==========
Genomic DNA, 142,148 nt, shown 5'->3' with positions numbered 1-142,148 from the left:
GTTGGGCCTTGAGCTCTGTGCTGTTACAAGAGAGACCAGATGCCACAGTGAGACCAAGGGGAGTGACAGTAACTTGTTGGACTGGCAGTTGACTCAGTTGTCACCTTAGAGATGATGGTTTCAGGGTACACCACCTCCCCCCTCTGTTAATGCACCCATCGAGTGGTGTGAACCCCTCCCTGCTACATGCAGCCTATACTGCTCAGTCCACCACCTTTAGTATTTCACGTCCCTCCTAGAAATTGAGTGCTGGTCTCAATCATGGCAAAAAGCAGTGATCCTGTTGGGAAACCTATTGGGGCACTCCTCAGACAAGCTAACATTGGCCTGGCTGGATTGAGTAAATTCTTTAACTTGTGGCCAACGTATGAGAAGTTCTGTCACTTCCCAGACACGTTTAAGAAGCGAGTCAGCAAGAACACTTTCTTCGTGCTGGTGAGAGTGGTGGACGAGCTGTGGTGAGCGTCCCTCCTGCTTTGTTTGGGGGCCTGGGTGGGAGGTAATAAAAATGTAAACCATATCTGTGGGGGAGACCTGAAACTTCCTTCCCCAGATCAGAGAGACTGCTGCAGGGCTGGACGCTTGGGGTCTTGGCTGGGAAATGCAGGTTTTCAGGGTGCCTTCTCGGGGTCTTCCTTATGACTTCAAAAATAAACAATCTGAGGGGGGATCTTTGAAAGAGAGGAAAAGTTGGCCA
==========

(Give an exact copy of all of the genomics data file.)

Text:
Genomic DNA, 142,148 nt, shown 5'->3' with positions numbered 1-142,148 from the left:
GTTGGGCCTTGAGCTCTGTGCTGTTACAAGAGAGACCAGATGCCACAGTGAGACCAAGGGGAGTGACAGTAACTTGTTGGACTGGCAGTTGACTCAGTTGTCACCTTAGAGATGATGGTTTCAGGGTACACCACCTCCCCCCTCTGTTAATGCACCCATCGAGTGGTGTGAACCCCTCCCTGCTACATGCAGCCTATACTGCTCAGTCCACCACCTTTAGTATTTCACGTCCCTCCTAGAAATTGAGTGCTGGTCTCAATCATGGCAAAAAGCAGTGATCCTGTTGGGAAACCTATTGGGGCACTCCTCAGACAAGCTAACATTGGCCTGGCTGGATTGAGTAAATTCTTTAACTTGTGGCCAACGTATGAGAAGTTCTGTCACTTCCCAGACACGTTTAAGAAGCGAGTCAGCAAGAACACTTTCTTCGTGCTGGTGAGAGTGGTGGACGAGCTGTGGTGAGCGTCCCTCCTGCTTTGTTTGGGGGCCTGGGTGGGAGGTAATAAAAATGTAAACCATATCTGTGGGGGAGACCTGAAACTTCCTTCCCCAGATCAGAGAGACTGCTGCAGGGCTGGACGCTTGGGGTCTTGGCTGGGAAATGCAGGTTTTCAGGGTGCCTTCTCGGGGTCTTCCTTATGACTTCAAAAATAAACAATCTGAGGGGGGATCTTTGAAAGAGAGGAAAAGTTGGCCA